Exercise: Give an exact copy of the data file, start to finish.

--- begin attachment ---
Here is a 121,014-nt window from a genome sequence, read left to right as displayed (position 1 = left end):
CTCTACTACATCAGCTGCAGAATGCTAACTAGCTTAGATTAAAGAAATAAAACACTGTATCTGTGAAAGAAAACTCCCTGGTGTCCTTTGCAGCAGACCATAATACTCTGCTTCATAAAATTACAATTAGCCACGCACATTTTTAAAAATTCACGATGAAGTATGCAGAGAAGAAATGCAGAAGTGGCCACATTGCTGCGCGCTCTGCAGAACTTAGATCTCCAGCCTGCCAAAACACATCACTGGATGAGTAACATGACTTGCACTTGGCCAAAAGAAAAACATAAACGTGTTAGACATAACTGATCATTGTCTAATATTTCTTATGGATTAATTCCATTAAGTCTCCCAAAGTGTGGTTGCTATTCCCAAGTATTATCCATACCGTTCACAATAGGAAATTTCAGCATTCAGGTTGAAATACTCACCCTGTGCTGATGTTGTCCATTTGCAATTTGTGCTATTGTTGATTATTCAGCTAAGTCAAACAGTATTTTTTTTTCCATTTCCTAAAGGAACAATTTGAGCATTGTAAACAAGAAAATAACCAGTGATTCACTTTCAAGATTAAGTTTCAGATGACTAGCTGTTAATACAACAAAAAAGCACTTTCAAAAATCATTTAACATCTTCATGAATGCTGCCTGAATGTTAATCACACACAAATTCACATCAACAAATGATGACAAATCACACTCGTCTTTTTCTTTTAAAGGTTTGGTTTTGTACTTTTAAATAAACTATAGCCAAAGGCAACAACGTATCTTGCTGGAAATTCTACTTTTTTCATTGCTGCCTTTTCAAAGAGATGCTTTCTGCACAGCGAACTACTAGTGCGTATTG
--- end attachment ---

Here is a 121,014-nt window from a genome sequence, read left to right as displayed (position 1 = left end):
CTCTACTACATCAGCTGCAGAATGCTAACTAGCTTAGATTAAAGAAATAAAACACTGTATCTGTGAAAGAAAACTCCCTGGTGTCCTTTGCAGCAGACCATAATACTCTGCTTCATAAAATTACAATTAGCCACGCACATTTTTAAAAATTCACGATGAAGTATGCAGAGAAGAAATGCAGAAGTGGCCACATTGCTGCGCGCTCTGCAGAACTTAGATCTCCAGCCTGCCAAAACACATCACTGGATGAGTAACATGACTTGCACTTGGCCAAAAGAAAAACATAAACGTGTTAGACATAACTGATCATTGTCTAATATTTCTTATGGATTAATTCCATTAAGTCTCCCAAAGTGTGGTTGCTATTCCCAAGTATTATCCATACCGTTCACAATAGGAAATTTCAGCATTCAGGTTGAAATACTCACCCTGTGCTGATGTTGTCCATTTGCAATTTGTGCTATTGTTGATTATTCAGCTAAGTCAAACAGTATTTTTTTTTCCATTTCCTAAAGGAACAATTTGAGCATTGTAAACAAGAAAATAACCAGTGATTCACTTTCAAGATTAAGTTTCAGATGACTAGCTGTTAATACAACAAAAAAGCACTTTCAAAAATCATTTAACATCTTCATGAATGCTGCCTGAATGTTAATCACACACAAATTCACATCAACAAATGATGACAAATCACACTCGTCTTTTTCTTTTAAAGGTTTGGTTTTGTACTTTTAAATAAACTATAGCCAAAGGCAACAACGTATCTTGCTGGAAATTCTACTTTTTTCATTGCTGCCTTTTCAAAGAGATGCTTTCTGCACAGCGAACTACTAGTGCGTATTG